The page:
I couldn't get a decent picture of this moonshine, so here is a video of it. It was amazing.
Adorable little Lewa tells us what she ate for dinner.
Adorable little Lewa gives me some kisi's. I'm going to miss her for sure!
I have just about 2.5 weeks until I finish Peace Corps and leave the country, so perhaps it is time for what will most likely be my final blog. I have to admit that lately I have gone through ups and downs. Earlier in the week I was having frustrations with the people in my community and my living conditions. I was very easily angered and I felt guilty about that which only made me feel worse. On top of that, I leave the country soon and am still not sure about my next step.
However, things can turn around just as quickly as they dip down. It seems that the rollercoaster ride of Peace Corps goes all the way to the very end. But, lucky for me, I had about a one week period with all ups and no downs. I had a couple of visitors at my house that I got to entertain and cook for which was fun – I miss that part of America. It’s something you probably wouldn’t realize that you could miss at all in fact. But having people over to your space and sharing your home with them is a lot more important to me than I realized. The times I have had visitors have been really satisfying for me and I’m glad I got to have a couple more before finishing. I went snorkeling for the first time in a while as well and took some more walks on the beach. I forget sometimes how important it is for me to be outside. When it’s either raining too much or way too hot from the sun, you always want to stay inside! The other day I had the lucky happenstance to find myself out under the shade of a breadfruit tree scaling fish with some of the women in my village. And it was great! I didn’t say much. I just sat there with my hands wrist deep in a basin of water/fish/scales and listened to them gossiping. Scaling fish is mindless fun. If my back didn’t start to hurt, I would have enjoyed doing it longer.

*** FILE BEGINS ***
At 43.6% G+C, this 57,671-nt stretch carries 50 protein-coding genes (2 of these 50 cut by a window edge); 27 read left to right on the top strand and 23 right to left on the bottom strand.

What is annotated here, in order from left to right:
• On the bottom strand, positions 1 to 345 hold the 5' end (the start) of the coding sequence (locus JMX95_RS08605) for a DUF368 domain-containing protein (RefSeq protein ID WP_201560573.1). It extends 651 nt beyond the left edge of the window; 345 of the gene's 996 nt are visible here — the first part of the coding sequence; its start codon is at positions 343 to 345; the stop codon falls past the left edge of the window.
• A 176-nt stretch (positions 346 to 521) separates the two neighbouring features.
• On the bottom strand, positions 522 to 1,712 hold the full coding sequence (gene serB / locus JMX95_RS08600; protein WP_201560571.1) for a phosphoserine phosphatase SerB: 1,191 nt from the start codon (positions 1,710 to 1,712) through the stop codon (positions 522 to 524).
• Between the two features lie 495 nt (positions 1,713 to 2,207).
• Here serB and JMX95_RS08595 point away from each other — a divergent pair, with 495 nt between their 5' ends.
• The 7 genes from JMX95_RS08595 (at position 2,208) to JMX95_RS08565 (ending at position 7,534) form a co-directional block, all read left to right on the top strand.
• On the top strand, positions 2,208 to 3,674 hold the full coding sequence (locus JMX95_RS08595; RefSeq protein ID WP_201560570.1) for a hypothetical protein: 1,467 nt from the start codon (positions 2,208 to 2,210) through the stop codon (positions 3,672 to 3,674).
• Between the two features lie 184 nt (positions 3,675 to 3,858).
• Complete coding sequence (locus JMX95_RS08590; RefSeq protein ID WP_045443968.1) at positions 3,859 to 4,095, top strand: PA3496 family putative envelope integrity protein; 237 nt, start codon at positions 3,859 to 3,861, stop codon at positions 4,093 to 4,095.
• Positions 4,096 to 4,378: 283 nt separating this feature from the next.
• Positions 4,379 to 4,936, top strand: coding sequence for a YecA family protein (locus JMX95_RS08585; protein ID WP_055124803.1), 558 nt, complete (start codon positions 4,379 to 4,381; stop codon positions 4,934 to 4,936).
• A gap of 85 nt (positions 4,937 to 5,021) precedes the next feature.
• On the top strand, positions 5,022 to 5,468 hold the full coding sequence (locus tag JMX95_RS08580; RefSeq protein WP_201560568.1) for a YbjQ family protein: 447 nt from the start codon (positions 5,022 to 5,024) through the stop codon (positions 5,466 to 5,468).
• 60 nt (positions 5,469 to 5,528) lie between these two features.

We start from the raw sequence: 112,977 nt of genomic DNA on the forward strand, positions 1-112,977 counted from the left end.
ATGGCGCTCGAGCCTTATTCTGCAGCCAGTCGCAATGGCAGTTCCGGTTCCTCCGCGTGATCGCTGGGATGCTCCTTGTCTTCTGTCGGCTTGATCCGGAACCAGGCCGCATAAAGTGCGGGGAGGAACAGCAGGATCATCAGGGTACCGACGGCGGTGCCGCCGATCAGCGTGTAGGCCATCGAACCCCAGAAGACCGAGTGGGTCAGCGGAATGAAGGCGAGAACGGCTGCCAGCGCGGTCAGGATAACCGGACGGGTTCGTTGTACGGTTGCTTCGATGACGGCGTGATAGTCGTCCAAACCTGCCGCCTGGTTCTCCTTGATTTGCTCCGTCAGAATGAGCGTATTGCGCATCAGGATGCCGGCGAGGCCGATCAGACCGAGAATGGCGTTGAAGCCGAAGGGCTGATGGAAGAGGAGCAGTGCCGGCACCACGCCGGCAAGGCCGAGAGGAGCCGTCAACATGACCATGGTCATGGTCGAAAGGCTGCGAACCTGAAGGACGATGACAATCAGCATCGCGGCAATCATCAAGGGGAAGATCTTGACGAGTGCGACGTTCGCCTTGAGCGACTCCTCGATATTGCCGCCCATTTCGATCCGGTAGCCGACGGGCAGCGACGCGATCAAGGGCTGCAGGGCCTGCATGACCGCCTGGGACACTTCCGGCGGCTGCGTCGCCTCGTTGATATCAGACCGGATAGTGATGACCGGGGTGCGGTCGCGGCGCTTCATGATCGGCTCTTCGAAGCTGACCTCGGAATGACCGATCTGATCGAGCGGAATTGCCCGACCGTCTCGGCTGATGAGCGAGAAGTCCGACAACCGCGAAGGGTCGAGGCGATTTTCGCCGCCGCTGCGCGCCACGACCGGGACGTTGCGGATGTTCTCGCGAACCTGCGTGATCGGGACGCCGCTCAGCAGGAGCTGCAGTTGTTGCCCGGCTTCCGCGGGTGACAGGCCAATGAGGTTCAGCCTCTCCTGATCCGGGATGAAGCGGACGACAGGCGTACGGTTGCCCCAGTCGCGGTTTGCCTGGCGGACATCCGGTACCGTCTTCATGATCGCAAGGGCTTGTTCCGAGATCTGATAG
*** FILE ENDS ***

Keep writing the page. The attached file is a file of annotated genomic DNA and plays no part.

So … 1.5 weeks left in the village and then 1 week in Suva finishing up Peace Corps paperwork and waiting for my flight to the US of A. While on Monday it seemed like 2 weeks was a lifetime, today, it is scarily close. Don’t get me wrong – I look forward to rejoining the real world, but I will miss this one. The world where the waves are crashing mere feet from my window (I can hear them now). Where my doors are open all day to friendly “Bula Tuli!”s and the ocean breeze. Where I can pop a papaya off a tree and have it for breakfast. Of course, those are just a few of my happy memories. The bad ones are there too, but if you have ever watched I may be experiencing a phenomenon known as “graduation goggles” where when you look back – all was good and nothing was bad. Of course, they fall off now and again leading me to want to stand under a coconut tree and wait for that tell-tale “CRACK” sound. But I have a few things to look forward to in the coming weeks as well. A friend is supposed to take me out fishing on the bamboo rafts called bilibilis for the first time – long time coming!!! I’m also expecting a friend to teach me to properly mix the kava so when I bring some home for people to try I don’t kill anyone. I am also supposed to do an itatau with the community – it is the opposite of a welcome ceremony (an isevusevu) where I say goodbye to the community and present the kava. There may also be a dinner with my final taste of Fijian fare.